Let us put $$ h \colon= \min \left\{ \ \Delta x_1, \ldots, \Delta x_n \ \right\}. $$ Then of course this $h$ satisfies $$ 0 < h \leq 1, $$ from which we obtain $$ \frac{1}{h} \geq 1. $$ Now let us put $$ k = \left\lfloor \frac{1}{h} \right\rfloor + 1. $$ This $k$ is of course a natural number, and we also have the inequality $$ k-1 \leq \frac{1}{h} < k.$$ Now let $P^\prime$ be the partition of $[0, 1]$ given by $$ P^\prime \colon= \left\{ \ 0, \frac{1}{k}, \ldots, \frac{k-1}{k}, 1 \ \right\}, $$ and let $$ P^* \colon= P \cup P^\prime. $$ Then by Theorem 6.4 in Baby Rudin, we have the following two sets of inequalities: $$ L(P, f, \alpha) \leq L \left( P^*, f, \alpha \right) \leq U \left( P^*, f, \alpha \right) \leq U( P, f, \alpha). $$ And, $$ L \left( P^\prime, f, \alpha \right) \leq L \left( P^*, f, \alpha \right) \leq U \left( P^*, f, \alpha \right) \leq U\left( P^\prime, f, \alpha \right). $$

Now for the partition $P^\prime$, we compute $$ L \left( P^\prime, f, \alpha \right) = \frac{1}{k} \sum_{i=0 }^{n-1} \left( \frac{i}{k} \right)^2 = \frac{1}{k^3} \sum_{i=1}^{n-1} i^2 = \frac{ (k-1) (2k-1 ) }{6k^2} = \frac{1}{6} \left( 1 - \frac{1}{k} \right) \left( 2 - \frac{1}{k} \right), $$ and $$ U \left( P^\prime, f, \alpha \right) = \frac{1}{k} \sum_{i=1 }^n \left( \frac{i}{k} \right)^2 = \frac{1}{k^3} \sum_{i=1}^{n} i^2 = \frac{ (k+1) (2k + 1 ) }{6k^2} = \frac{1}{6} \left( 1 + \frac{1}{k} \right) \left( 2 + \frac{1}{k} \right). $$ And, the supremum of all the lower sums $L \left( P^\prime, f, \alpha \right)$ and the infimum of all the upper sums $U \left( P^\prime, f, \alpha \right)$ obtained in this manner each equals $1/3$.

How to prove from here (or using some other device) that $$ \int_0^1 x^2 \ \mathrm{d} x = \frac{1}{3}?$$

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    $\begingroup$ Isn't sup of all lower sums and the inf of all upper sums equal to $1/3$? $\endgroup$ – caverac May 31 '18 at 15:02
  • $\begingroup$ @caverac absolutely. Thank you for suggesting the correction. I'll edit my post asap. $\endgroup$ – Saaqib Mahmood May 31 '18 at 15:15
  • $\begingroup$ You may have a look at this answer where it is proved that the infimum of all upper Darboux sums is equal to the limit of these sums as the norm of partition tends to $0$. Thus it is sufficient to take limit of a Darboux sum over uniform partition with $n$ sub-intervals as $n\to\infty$. This does not assume that the function is Riemann integrable. $\endgroup$ – Paramanand Singh Jun 1 '18 at 3:47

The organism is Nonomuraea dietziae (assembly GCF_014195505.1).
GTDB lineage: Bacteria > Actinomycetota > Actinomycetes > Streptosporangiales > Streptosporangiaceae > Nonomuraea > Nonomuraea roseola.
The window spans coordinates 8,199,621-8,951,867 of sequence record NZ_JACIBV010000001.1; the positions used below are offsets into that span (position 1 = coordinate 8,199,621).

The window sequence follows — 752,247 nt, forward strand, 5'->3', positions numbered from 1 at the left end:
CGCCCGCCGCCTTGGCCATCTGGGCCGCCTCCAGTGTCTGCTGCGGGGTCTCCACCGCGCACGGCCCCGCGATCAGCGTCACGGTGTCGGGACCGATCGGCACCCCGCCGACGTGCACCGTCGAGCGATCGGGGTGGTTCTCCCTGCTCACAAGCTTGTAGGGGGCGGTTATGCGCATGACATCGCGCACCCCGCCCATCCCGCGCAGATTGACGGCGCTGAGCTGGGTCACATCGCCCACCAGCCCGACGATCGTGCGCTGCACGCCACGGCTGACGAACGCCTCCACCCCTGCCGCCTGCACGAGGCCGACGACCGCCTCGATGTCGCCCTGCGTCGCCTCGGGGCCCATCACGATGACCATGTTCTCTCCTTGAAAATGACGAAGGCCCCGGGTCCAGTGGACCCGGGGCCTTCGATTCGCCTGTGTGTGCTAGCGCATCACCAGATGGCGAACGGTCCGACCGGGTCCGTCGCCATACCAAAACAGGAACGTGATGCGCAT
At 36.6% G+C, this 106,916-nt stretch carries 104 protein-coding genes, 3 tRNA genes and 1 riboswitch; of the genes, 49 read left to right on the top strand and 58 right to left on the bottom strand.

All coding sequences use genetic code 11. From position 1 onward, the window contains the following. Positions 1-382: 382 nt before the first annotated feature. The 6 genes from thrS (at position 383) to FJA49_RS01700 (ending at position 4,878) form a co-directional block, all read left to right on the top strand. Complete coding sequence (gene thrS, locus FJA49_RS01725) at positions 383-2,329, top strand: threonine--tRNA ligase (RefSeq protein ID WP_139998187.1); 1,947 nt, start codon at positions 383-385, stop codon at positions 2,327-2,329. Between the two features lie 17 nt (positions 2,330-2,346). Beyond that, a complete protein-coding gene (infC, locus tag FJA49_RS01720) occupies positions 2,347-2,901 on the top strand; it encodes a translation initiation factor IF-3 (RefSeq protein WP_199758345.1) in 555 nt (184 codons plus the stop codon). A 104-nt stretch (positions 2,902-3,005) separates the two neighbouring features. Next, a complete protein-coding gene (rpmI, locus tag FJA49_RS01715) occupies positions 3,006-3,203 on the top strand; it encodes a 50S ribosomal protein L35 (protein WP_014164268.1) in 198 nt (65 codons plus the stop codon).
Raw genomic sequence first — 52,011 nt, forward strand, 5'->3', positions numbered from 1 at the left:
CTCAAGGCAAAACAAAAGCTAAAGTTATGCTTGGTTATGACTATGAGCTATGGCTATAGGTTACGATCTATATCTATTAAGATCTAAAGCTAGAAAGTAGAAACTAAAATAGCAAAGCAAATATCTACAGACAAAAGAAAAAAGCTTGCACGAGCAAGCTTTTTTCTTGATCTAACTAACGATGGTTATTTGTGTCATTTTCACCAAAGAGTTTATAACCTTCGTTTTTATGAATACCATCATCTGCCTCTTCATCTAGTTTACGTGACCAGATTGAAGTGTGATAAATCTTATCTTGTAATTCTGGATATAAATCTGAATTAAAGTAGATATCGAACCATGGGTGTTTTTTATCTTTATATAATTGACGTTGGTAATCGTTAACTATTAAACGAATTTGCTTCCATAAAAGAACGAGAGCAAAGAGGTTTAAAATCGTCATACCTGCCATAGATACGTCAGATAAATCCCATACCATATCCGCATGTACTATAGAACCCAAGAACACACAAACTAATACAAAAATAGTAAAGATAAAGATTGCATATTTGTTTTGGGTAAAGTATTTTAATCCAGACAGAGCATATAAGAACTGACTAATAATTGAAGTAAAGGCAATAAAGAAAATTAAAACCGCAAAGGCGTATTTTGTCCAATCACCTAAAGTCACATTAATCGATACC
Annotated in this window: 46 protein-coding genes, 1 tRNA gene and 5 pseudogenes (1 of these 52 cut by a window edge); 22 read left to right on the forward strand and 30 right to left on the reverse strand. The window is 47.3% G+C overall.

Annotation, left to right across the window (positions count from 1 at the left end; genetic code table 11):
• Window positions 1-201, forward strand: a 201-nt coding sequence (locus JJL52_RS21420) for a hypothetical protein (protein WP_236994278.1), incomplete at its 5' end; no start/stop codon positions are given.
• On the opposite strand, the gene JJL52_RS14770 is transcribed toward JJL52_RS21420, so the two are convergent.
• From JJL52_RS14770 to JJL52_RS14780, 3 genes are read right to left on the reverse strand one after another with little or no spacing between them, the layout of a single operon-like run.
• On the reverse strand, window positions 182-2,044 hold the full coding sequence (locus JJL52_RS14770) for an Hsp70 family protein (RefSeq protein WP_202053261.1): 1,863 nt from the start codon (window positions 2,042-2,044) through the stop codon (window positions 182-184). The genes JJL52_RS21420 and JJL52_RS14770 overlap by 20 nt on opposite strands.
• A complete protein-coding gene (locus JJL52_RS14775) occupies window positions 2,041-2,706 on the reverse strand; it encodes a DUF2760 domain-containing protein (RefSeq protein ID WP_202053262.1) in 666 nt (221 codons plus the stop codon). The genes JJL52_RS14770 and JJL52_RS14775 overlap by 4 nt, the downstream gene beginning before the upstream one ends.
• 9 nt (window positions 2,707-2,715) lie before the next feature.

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Basically what you have shown in the last block of text is that for the partitions $$P_n=\left(0,\frac{1}{n},\ldots,\frac{n-1}{n},1\right)\qquad (n\in\mathbb N)$$ we have $$U(P_n,f)=\frac{1}{6} \left( 1 + \frac{1}{n} \right) \left( 2 + \frac{1}{n} \right), \qquad L(P_n,f)=\frac{1}{6} \left( 1 - \frac{1}{n} \right) \left( 2 - \frac{1}{n} \right).$$ Since $$\lim_{n\to\infty}U(P_n,f)=\frac{1}{3}=\lim_{n\to\infty}L(P_n,f)$$ we have $\inf_P U(P, f)\leq\frac{1}{3}$ and $\sup_PL(P,f)\geq \frac{1}{3}$, but as you noted, $f$ is continuous, so the integral exists and $\inf_P U(P, f)=\sup_PL(P,f)$. Combining this, we have $$\frac{1}{3}\leq\sup_P L(P, f)=\inf_P U(P, f)\leq\frac{1}{3},$$ so equality holds throughout, and thus the integral equals $\frac{1}{3}$.

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  • $\begingroup$ this is exactly what I'm not able to show. So can you please expand your answer by including this detail? $\endgroup$ – Saaqib Mahmood May 31 '18 at 15:18
  • $\begingroup$ Just to be clear, you want me to explain why $\lim_{n\to\infty}U(P_n,f)=\frac{1}{3}=\lim_{n\to\infty}L(P_n,f)$ implies $\inf_P U(P, f)=\frac{1}{3}=\sup_PL(P,f)$? $\endgroup$ – Aweygan May 31 '18 at 15:18
  • $\begingroup$ exactly. I'd be grateful! $\endgroup$ – Saaqib Mahmood May 31 '18 at 16:26
  • $\begingroup$ I believe I have done that since your last comment. Would you mind reading it again to see if it helps? $\endgroup$ – Aweygan May 31 '18 at 16:27
  • $\begingroup$ thanks. Yes, got it! I've accepted your answer as well. $\endgroup$ – Saaqib Mahmood May 31 '18 at 16:30
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The integral should be $$\int_0^1 x^2 \,dx = \frac13$$

You don't have to look at all the partitions.

For $n \in \mathbb{N}$ define the partition $P_n$ with $x_i = \frac{i}n$ for $i = 0, 1, \ldots, n$.

We have $$m_i = \min f([x_{i-1},x_i]) = f(x_{i-1}) = \frac{(i-1)^2}{n^2}$$ $$M_i = \max f([x_{i-1},x_i]) = f(x_{i}) = \frac{i^2}{n^2}$$

so $$L(P_n, f) = \sum_{i=1}^n m_i\underbrace{(x_i - x_{i-1})}_{=\frac1n} = \frac1{n^3} \sum_{i=1}^n (i-1)^2 = \frac{(n-1)n(2n-1)}{6n^3} \xrightarrow{n\to\infty} \frac13$$ $$U(P_n, f) = \sum_{i=1}^n M_i\underbrace{(x_i - x_{i-1})}_{=\frac1n} = \frac1{n^3} \sum_{i=1}^n i^2 = \frac{n(n+1)(2n+1)}{6n^3} \xrightarrow{n\to\infty} \frac13$$

We conclude

$$\overline{\int_0^1} x^2 \,dx = \inf_Q U(Q, f) \le \frac13 \le \sup_Q L(Q, f) = \underline{\int_0^1} x^2\,dx$$

In general we know that $\underline{\int_0^1} x^2 \,dx \le \overline{\int_0^1} x^2\,dx$ so they are actually equal. It follows that the integral exists and is equal to $\frac13$.

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  • $\begingroup$ That we don't need to consider all partitions is not obvious. The infimum of a set $A$ may be greater than the infimum of set $B$ if $A\subseteq B$. $\endgroup$ – Paramanand Singh Jun 1 '18 at 3:50
  • $\begingroup$ @ParamanandSingh I agree, the nontrivial part being that $\underline{\int_a^b}f \le \overline{\int_a^b}f$ in general. It suffices to prove that for any partitions $P, Q$ we have $L(P,f) \le U(Q,f)$. Consider the mutual refinement $P \cup Q$. We have $$L(P, f) \le L(P \cup Q, f) \le U(P \cup Q, f) \le U(Q, f)$$ because lower Darboux sums increase when refined, and upper Darboux sums decrease (the OP stated this in Theorem $6.4$). $\endgroup$ – mechanodroid Jun 1 '18 at 6:48